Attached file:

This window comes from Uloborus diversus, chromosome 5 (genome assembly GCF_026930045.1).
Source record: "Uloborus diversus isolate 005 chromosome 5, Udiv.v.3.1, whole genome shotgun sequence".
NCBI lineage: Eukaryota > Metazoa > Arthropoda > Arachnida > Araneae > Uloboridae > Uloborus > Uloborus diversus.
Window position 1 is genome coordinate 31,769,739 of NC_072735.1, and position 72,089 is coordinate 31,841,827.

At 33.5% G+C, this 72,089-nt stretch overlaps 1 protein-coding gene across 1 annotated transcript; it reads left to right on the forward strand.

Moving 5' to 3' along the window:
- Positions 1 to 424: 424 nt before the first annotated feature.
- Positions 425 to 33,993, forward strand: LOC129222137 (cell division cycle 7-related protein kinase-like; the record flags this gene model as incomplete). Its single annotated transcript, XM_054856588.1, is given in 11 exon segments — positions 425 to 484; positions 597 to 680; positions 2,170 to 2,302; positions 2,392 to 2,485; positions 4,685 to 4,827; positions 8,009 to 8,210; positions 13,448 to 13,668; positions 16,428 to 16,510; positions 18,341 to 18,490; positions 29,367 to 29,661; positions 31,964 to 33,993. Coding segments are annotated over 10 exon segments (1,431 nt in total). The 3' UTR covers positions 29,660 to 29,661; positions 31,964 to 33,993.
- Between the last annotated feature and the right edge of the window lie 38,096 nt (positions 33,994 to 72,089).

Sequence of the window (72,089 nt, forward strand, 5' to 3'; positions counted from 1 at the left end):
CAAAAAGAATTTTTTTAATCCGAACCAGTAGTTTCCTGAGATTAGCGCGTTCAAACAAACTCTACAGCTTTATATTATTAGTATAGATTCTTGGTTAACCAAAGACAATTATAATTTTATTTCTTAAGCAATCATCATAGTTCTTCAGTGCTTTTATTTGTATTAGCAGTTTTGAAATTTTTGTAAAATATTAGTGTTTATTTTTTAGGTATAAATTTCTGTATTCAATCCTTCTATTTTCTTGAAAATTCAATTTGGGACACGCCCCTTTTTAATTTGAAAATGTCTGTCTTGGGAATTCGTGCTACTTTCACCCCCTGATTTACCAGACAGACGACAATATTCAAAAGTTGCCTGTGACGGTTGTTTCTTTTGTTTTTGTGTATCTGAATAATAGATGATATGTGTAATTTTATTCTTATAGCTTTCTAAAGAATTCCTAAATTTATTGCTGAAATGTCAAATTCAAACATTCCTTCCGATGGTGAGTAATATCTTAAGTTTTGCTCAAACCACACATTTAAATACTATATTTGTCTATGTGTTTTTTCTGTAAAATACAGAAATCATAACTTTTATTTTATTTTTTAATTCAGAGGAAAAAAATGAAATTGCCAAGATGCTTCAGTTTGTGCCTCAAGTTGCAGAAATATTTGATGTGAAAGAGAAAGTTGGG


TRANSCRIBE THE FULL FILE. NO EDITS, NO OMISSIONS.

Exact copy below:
This window comes from Uloborus diversus, chromosome 5 (genome assembly GCF_026930045.1).
Source record: "Uloborus diversus isolate 005 chromosome 5, Udiv.v.3.1, whole genome shotgun sequence".
NCBI lineage: Eukaryota > Metazoa > Arthropoda > Arachnida > Araneae > Uloboridae > Uloborus > Uloborus diversus.
Window position 1 is genome coordinate 31,769,739 of NC_072735.1, and position 72,089 is coordinate 31,841,827.

At 33.5% G+C, this 72,089-nt stretch overlaps 1 protein-coding gene across 1 annotated transcript; it reads left to right on the forward strand.

Moving 5' to 3' along the window:
- Positions 1 to 424: 424 nt before the first annotated feature.
- Positions 425 to 33,993, forward strand: LOC129222137 (cell division cycle 7-related protein kinase-like; the record flags this gene model as incomplete). Its single annotated transcript, XM_054856588.1, is given in 11 exon segments — positions 425 to 484; positions 597 to 680; positions 2,170 to 2,302; positions 2,392 to 2,485; positions 4,685 to 4,827; positions 8,009 to 8,210; positions 13,448 to 13,668; positions 16,428 to 16,510; positions 18,341 to 18,490; positions 29,367 to 29,661; positions 31,964 to 33,993. Coding segments are annotated over 10 exon segments (1,431 nt in total). The 3' UTR covers positions 29,660 to 29,661; positions 31,964 to 33,993.
- Between the last annotated feature and the right edge of the window lie 38,096 nt (positions 33,994 to 72,089).

Sequence of the window (72,089 nt, forward strand, 5' to 3'; positions counted from 1 at the left end):
CAAAAAGAATTTTTTTAATCCGAACCAGTAGTTTCCTGAGATTAGCGCGTTCAAACAAACTCTACAGCTTTATATTATTAGTATAGATTCTTGGTTAACCAAAGACAATTATAATTTTATTTCTTAAGCAATCATCATAGTTCTTCAGTGCTTTTATTTGTATTAGCAGTTTTGAAATTTTTGTAAAATATTAGTGTTTATTTTTTAGGTATAAATTTCTGTATTCAATCCTTCTATTTTCTTGAAAATTCAATTTGGGACACGCCCCTTTTTAATTTGAAAATGTCTGTCTTGGGAATTCGTGCTACTTTCACCCCCTGATTTACCAGACAGACGACAATATTCAAAAGTTGCCTGTGACGGTTGTTTCTTTTGTTTTTGTGTATCTGAATAATAGATGATATGTGTAATTTTATTCTTATAGCTTTCTAAAGAATTCCTAAATTTATTGCTGAAATGTCAAATTCAAACATTCCTTCCGATGGTGAGTAATATCTTAAGTTTTGCTCAAACCACACATTTAAATACTATATTTGTCTATGTGTTTTTTCTGTAAAATACAGAAATCATAACTTTTATTTTATTTTTTAATTCAGAGGAAAAAAATGAAATTGCCAAGATGCTTCAGTTTGTGCCTCAAGTTGCAGAAATATTTGATGTGAAAGAGAAAGTTGGG